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SME lender calls for CCR to apply to businesses

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Reporter 6 minute read

The CEO of small business lender OnDeck has said that he hopes comprehensive credit reporting could be extended to cover businesses as well as active consumer accounts.

The fintech lender, which entered the Australian SME finance market in April 2015, told The Adviser that it welcomes comprehensive credit reporting (CCR) and open data initiatives, but said that the systems could be extended further.

Under the current law, large banks and their subsidiaries will need to provide comprehensive credit information on open and active consumer credit accounts to certain credit reporting bodies from 1 July 2018. 

This includes positive credit information (i.e. details of when a borrower had paid down a loan in full with no defaults, etc.) as well as negative credit reports. 

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The regime will enable a credit provider to “better meet its responsible lending obligations and price credit according to a consumer’s credit history” and give consumers better access to their credit and therefore be able to better demonstrate their creditworthiness. 

OnDeck CEO Cameron Poolman told The Adviser that he welcomes the initiatives but believes they could also be extended to businesses.

Mr Poolman said: “The open data initiative (and a part of that is comprehensive credit reporting) will provide a more level playing field for alternative lenders. More access to data will essentially provide a better result for customers, as we will have more information to be able to provide a customer with a product that is more relevant to them based on the incremental information. That will be data either provided through the banks or data provided from other government departments such as the tax office.

“In time, that sort of information will be helpful to us in being able to make a decision. So, the financial industry, by being able to access more information, will theoretically enable us to play on a more even playing field.” 

The OnDeck CEO outlined that he believes the open data and CCR initiatives will help provide more clarity to consumers, as “consumers and small businesses often don’t know their credit score in Australia”.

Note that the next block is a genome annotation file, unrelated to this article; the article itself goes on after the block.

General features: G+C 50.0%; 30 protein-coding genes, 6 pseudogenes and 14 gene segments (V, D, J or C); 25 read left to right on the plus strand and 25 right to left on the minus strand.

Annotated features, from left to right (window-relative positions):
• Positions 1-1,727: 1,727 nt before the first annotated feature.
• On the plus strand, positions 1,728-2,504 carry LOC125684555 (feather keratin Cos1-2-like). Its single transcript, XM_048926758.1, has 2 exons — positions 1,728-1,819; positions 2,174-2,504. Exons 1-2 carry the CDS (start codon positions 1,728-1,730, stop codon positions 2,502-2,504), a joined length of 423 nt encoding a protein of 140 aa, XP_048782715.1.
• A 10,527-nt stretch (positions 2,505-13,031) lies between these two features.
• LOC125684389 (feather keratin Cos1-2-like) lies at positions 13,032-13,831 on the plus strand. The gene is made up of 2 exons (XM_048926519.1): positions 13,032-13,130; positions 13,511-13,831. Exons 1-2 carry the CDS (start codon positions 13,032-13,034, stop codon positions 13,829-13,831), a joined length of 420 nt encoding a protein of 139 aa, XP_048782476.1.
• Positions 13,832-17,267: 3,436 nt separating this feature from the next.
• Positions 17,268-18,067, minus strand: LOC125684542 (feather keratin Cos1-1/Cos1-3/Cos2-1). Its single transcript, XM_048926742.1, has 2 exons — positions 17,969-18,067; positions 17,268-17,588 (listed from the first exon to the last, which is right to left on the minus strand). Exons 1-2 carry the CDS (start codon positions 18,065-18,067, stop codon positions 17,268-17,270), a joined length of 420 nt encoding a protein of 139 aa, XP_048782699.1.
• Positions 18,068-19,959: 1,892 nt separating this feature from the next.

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Noting that there had been several large schemes put in place to overcome this (including OnDeck’s Know Your Score initiative, powered by Equifax), Mr Poolman said that it was of paramount importance to raise awareness of how credit score can influence the ability to access credit and the prices that borrowers pay.

“Through OnDeck, we do have risk-based pricing, so the better your credit score, the lower price you are going to get,” Mr Poolman said.

“So, it’s really important for us. We are trying to build an awareness with our customers so they understand that score, and that is why we provide that free service for them to do it. If you have a bad score, it’s worthwhile for a small business to understand why. There may be a late payment or some reason that they can rectify that, so it’s important for them to understand that.” 

He continued: “In terms of CCR, that has been mandated by [the] government around the consumer, not the commercial, so it is only the consumer score that will have CCR around it.

“At this point, we are not seeing anything from [the] government around CCR for commercial entities, so we are unsure when and if that happens, but in the US there is CCR for consumers and commercial.”

Mr Poolman elaborated: “If a small business takes out a loan with OnDeck [in the US] and pays it back in the appropriate time, that is positively reported back to the bureaus and their credit score goes up. 

“Many of our customers take out several loans with us, and in time their score goes up to such a level that they become eligible to get a loan from a cheaper funder than ourselves. And we’re happy with that ecosystem. 

“So, in time, we are hoping that that eventuates in Australia as well.”

[Related: CCR a ‘game changer’ for mortgages]

SME lender calls for CCR to apply to businesses
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